Medical Privacy Is About To Go The Way Of The Dodo Bird

And you thought prospective employers checking out your Facebook page was bad.

The sharing of Americans' health information is set to explode in coming years, with millions of patients' medical records converted to electronic form and analyzed by health-care providers, insurers, regulators and researchers.

That has prompted concerns over privacy—and now, new federal rules that aim to give patients more control over their information are posing technical and administrative problems for the doctors and hospitals that have to implement them.

Information-technology experts say the challenges illustrate how difficult it may be to protect sensitive patient information as digitization of the health-care industry expands.

The least comforting part of this article is the fact that private information might be shared "inadvertently" whether you've paid cash and requested privacy or not. The unholy alliance between health care providers, the government and insurers opens up a Pandora's box of privacy issues and your most private information could slip out merely because they're all passing information back and forth. The formerly evil (they were the devil to the Left until they signed onto Obamacare) "Big Insurance" types can have overwhelming access to all of a health care provider's records for "quality review" and "oversight".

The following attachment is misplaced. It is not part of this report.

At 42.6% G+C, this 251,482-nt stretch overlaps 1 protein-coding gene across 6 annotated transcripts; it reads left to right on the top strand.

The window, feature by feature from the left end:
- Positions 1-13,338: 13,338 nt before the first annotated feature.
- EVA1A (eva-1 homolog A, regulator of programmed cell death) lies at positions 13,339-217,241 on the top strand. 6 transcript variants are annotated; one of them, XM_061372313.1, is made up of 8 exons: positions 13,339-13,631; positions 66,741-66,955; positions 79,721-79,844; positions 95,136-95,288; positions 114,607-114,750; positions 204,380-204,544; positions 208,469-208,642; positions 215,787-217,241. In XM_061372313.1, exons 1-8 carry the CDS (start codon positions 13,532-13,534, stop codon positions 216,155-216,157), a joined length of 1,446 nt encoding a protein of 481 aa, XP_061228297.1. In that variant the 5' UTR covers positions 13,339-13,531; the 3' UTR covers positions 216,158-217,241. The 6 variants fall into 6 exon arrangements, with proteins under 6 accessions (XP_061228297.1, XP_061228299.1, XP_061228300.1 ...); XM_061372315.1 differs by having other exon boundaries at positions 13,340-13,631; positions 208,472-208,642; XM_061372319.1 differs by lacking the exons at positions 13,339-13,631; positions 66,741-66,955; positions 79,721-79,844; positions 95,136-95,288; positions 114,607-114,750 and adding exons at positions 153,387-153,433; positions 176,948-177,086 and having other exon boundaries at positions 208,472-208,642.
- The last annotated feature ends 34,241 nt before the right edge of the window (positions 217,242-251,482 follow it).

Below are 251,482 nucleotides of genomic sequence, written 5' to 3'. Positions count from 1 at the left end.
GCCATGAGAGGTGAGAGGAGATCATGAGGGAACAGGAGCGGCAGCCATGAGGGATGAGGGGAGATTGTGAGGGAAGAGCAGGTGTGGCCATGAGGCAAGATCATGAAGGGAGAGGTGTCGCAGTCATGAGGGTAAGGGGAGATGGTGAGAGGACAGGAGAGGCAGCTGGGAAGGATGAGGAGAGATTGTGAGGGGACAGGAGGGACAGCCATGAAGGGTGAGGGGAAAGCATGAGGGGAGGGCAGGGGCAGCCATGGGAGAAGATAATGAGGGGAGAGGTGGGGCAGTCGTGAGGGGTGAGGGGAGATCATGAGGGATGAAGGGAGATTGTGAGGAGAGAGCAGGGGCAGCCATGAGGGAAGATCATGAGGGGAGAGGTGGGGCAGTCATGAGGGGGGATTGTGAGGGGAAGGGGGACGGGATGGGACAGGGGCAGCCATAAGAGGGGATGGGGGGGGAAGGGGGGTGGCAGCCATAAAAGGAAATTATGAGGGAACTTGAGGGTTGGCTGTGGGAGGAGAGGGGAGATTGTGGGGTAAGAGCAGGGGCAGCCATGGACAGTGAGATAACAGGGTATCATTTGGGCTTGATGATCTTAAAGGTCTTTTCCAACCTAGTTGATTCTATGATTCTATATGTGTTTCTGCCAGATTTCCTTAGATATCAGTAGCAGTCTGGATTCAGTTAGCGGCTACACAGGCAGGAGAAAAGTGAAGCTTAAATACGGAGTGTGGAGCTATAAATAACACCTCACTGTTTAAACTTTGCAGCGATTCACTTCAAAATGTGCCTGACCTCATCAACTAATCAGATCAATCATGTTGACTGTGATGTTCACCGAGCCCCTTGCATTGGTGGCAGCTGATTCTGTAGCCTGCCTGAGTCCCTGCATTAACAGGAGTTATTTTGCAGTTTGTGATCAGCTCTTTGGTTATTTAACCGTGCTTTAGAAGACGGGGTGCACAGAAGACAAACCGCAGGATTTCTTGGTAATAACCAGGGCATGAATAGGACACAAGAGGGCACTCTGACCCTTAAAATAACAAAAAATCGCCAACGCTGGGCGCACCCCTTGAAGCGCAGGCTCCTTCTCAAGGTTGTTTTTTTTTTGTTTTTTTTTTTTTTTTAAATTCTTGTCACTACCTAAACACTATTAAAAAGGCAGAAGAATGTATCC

And if one "i" wasn't dotted or "t" crossed, your supposedly secure information could slip into the hands of those from whom you're trying to keep it.